As already discussed, FHFA had proposed eliminating provisions of the existing regulation that allow a participating financial institution to meet part of its credit enhancement obligation through the purchase of loan-level SMI or pool insurance. After considering the comments on this issue, however, FHFA has determined to retain those provisions, which are located at § 1268.5(c)(2)(ii) and (iii) of the final rule. Thus, a participating financial institution can continue to provide part of its credit enhancement obligation by purchasing loan-level SMI, but only if the SMI is positioned in the credit enhancement structure to cover losses remaining after the participating financial institution has borne the direct economic consequences of the actual credit losses, as required by § 1268.5(c)(1)(i). Similarly, the participating financial institution can continue to purchase pool insurance, but only where such insurance covers that portion of the credit enhancement obligation attributable to the geographic concentration or size of the pool and is positioned last in the credit enhancement structure.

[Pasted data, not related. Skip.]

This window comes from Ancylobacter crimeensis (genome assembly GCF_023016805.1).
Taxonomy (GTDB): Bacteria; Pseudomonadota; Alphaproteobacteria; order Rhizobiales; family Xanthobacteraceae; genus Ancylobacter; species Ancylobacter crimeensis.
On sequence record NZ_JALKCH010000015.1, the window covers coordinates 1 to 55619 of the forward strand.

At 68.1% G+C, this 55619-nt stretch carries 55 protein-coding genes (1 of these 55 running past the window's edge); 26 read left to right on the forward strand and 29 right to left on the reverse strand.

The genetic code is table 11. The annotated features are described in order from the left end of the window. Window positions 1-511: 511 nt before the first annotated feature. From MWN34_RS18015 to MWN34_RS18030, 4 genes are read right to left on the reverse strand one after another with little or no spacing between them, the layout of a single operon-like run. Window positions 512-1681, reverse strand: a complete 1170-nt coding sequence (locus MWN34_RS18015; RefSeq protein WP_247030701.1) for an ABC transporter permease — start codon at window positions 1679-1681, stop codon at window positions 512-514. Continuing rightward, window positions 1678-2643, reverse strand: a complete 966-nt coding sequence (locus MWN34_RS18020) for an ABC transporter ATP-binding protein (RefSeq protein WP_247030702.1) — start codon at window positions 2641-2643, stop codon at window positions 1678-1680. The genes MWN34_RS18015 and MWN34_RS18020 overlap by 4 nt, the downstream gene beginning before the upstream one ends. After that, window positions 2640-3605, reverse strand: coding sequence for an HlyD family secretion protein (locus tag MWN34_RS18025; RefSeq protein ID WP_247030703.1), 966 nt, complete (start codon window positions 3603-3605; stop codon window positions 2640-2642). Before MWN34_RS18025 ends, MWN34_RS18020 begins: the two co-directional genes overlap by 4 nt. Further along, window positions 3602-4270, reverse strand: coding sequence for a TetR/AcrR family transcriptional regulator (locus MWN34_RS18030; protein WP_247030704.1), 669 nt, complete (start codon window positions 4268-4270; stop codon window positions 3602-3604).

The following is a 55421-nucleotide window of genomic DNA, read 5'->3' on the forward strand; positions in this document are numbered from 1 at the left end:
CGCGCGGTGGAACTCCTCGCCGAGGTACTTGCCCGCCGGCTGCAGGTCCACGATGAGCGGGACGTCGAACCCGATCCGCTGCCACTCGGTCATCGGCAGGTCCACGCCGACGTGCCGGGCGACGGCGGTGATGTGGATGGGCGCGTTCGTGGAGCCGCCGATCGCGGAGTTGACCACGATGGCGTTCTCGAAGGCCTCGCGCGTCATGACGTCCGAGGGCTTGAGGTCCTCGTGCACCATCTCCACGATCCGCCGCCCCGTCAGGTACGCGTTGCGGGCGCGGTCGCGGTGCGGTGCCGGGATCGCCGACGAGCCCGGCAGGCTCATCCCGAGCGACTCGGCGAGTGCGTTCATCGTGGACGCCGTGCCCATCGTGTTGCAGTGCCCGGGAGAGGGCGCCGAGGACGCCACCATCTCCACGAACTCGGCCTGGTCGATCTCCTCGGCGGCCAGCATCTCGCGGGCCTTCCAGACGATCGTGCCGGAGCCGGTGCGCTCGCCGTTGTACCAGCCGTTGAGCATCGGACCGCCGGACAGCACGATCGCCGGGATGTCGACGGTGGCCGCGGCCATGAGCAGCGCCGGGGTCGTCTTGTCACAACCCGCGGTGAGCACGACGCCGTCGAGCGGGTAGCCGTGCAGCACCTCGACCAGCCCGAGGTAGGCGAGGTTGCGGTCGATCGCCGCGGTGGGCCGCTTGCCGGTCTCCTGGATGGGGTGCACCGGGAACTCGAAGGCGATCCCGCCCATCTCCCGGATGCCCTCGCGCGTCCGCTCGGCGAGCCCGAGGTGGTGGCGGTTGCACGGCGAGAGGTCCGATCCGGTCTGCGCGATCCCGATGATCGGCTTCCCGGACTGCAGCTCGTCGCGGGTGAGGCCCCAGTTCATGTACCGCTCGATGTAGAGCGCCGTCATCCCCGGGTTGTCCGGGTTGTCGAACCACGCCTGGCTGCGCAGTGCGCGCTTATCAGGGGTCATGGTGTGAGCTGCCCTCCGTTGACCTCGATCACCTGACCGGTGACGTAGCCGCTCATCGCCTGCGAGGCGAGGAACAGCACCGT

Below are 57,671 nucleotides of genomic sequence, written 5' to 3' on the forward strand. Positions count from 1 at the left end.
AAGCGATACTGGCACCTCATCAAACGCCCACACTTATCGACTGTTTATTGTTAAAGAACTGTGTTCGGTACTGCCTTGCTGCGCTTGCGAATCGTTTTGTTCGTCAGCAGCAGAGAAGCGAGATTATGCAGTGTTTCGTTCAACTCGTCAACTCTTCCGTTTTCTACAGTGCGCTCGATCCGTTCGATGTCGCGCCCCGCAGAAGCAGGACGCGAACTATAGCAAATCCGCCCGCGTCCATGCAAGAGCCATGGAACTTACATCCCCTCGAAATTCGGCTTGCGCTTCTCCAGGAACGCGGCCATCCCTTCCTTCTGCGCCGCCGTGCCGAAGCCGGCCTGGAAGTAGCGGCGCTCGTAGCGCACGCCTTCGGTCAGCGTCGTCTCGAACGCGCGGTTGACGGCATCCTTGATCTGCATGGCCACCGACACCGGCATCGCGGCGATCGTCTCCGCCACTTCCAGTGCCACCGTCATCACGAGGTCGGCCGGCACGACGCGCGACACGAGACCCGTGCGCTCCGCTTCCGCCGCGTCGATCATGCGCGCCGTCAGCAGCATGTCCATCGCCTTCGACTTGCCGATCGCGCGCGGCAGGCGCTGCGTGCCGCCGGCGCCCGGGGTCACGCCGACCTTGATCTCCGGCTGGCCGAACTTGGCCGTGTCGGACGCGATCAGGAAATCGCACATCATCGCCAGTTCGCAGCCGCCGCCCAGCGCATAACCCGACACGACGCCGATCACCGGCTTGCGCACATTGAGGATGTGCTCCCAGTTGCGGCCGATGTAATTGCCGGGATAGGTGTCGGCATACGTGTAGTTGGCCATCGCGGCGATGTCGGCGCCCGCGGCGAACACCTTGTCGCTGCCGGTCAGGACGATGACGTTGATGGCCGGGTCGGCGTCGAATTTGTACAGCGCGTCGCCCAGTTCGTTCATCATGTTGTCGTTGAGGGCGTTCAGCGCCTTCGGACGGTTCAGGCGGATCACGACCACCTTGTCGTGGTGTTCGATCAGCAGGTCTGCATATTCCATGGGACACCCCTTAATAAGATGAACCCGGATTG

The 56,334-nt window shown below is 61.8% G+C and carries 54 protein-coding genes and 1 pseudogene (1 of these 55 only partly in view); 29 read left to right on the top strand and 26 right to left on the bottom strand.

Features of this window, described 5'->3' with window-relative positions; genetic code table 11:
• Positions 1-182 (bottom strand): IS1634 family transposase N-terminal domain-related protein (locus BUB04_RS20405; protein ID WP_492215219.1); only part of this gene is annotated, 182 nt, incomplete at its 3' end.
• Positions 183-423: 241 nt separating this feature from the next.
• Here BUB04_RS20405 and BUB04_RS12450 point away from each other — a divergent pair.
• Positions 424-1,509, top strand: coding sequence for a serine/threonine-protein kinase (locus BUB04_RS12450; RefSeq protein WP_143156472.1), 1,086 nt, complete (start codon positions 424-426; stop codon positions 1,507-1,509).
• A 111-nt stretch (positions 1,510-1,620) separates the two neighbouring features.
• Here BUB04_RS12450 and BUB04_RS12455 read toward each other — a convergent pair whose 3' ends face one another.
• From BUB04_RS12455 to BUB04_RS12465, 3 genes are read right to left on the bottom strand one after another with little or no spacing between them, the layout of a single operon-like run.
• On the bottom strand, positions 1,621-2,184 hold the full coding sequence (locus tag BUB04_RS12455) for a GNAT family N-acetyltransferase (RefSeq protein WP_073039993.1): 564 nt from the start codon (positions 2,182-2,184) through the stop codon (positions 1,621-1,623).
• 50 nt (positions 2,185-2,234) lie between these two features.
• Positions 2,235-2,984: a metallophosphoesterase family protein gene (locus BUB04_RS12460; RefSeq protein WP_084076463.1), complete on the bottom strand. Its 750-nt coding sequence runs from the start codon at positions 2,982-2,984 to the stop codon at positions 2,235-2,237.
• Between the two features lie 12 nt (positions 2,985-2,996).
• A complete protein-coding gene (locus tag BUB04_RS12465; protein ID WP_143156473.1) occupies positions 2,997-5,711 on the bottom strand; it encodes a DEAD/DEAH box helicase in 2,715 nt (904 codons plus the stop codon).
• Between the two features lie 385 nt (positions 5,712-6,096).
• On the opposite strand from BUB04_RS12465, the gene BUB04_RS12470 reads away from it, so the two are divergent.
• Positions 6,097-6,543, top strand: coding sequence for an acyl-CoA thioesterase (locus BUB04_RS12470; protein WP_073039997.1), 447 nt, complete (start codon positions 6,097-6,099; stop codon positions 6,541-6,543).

The provisions pertaining to the use of SMI or pool insurance generally carry over the substance of the existing regulations, with one significant exception related to the rating requirement for insurance providers. The existing AMA regulations require that insurance be maintained at all times with an insurer that has been assigned a rating from an NRSRO that is at least equal to the second highest investment grade NRSRO rating. Because the Dodd-Frank Act requires that FHFA remove such ratings-based provisions from its regulations, FHFA is replacing this requirement with a requirement that the participating financial institution may obtain its SMI or pool insurance only from an institution that at all times is a “qualified insurer,” as defined by the final rule. To implement this “qualified insurer” requirement, FHFA is adopting as part of the final rule a new provision, to be located at § 1268.5(e)(1), which directs a Bank to develop and maintain a written financial and operational standards that it will apply in approving an entity as a “qualified insurer.” That provision also makes clear that a Bank can rely on another provision of the final rule, § 1268.8, to delegate to another Bank or group of Banks the responsibility for developing and applying these standards. The provision will allow a group of Banks to develop a common policy and common list of qualified insurers for AMA programs if they choose.